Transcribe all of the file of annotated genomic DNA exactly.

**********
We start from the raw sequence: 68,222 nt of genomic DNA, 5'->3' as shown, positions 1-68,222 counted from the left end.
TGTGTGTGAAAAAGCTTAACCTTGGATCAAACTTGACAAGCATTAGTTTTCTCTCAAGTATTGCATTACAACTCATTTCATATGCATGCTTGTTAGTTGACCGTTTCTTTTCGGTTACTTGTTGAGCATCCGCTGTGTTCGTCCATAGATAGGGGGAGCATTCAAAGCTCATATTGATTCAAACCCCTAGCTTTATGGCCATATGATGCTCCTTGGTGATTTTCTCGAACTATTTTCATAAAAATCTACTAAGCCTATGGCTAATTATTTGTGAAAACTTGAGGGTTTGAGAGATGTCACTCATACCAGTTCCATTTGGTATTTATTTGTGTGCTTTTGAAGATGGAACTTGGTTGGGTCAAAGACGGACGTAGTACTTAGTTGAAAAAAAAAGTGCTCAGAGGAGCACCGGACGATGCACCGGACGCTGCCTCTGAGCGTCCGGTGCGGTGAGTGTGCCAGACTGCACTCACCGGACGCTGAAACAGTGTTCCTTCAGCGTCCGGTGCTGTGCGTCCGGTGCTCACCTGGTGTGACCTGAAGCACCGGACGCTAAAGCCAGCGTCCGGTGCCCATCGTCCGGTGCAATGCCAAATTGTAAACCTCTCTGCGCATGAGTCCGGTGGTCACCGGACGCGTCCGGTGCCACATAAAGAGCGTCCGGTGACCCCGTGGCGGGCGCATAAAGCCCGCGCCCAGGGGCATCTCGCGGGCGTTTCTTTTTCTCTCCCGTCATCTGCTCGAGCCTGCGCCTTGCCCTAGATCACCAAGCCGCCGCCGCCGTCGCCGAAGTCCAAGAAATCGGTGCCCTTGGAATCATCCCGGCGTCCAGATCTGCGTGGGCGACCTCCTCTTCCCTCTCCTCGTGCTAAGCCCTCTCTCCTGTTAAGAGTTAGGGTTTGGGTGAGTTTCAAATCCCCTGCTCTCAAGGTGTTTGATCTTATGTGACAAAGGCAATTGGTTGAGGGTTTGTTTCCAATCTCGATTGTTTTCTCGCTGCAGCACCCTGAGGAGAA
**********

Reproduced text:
We start from the raw sequence: 68,222 nt of genomic DNA, 5'->3' as shown, positions 1-68,222 counted from the left end.
TGTGTGTGAAAAAGCTTAACCTTGGATCAAACTTGACAAGCATTAGTTTTCTCTCAAGTATTGCATTACAACTCATTTCATATGCATGCTTGTTAGTTGACCGTTTCTTTTCGGTTACTTGTTGAGCATCCGCTGTGTTCGTCCATAGATAGGGGGAGCATTCAAAGCTCATATTGATTCAAACCCCTAGCTTTATGGCCATATGATGCTCCTTGGTGATTTTCTCGAACTATTTTCATAAAAATCTACTAAGCCTATGGCTAATTATTTGTGAAAACTTGAGGGTTTGAGAGATGTCACTCATACCAGTTCCATTTGGTATTTATTTGTGTGCTTTTGAAGATGGAACTTGGTTGGGTCAAAGACGGACGTAGTACTTAGTTGAAAAAAAAAGTGCTCAGAGGAGCACCGGACGATGCACCGGACGCTGCCTCTGAGCGTCCGGTGCGGTGAGTGTGCCAGACTGCACTCACCGGACGCTGAAACAGTGTTCCTTCAGCGTCCGGTGCTGTGCGTCCGGTGCTCACCTGGTGTGACCTGAAGCACCGGACGCTAAAGCCAGCGTCCGGTGCCCATCGTCCGGTGCAATGCCAAATTGTAAACCTCTCTGCGCATGAGTCCGGTGGTCACCGGACGCGTCCGGTGCCACATAAAGAGCGTCCGGTGACCCCGTGGCGGGCGCATAAAGCCCGCGCCCAGGGGCATCTCGCGGGCGTTTCTTTTTCTCTCCCGTCATCTGCTCGAGCCTGCGCCTTGCCCTAGATCACCAAGCCGCCGCCGCCGTCGCCGAAGTCCAAGAAATCGGTGCCCTTGGAATCATCCCGGCGTCCAGATCTGCGTGGGCGACCTCCTCTTCCCTCTCCTCGTGCTAAGCCCTCTCTCCTGTTAAGAGTTAGGGTTTGGGTGAGTTTCAAATCCCCTGCTCTCAAGGTGTTTGATCTTATGTGACAAAGGCAATTGGTTGAGGGTTTGTTTCCAATCTCGATTGTTTTCTCGCTGCAGCACCCTGAGGAGAA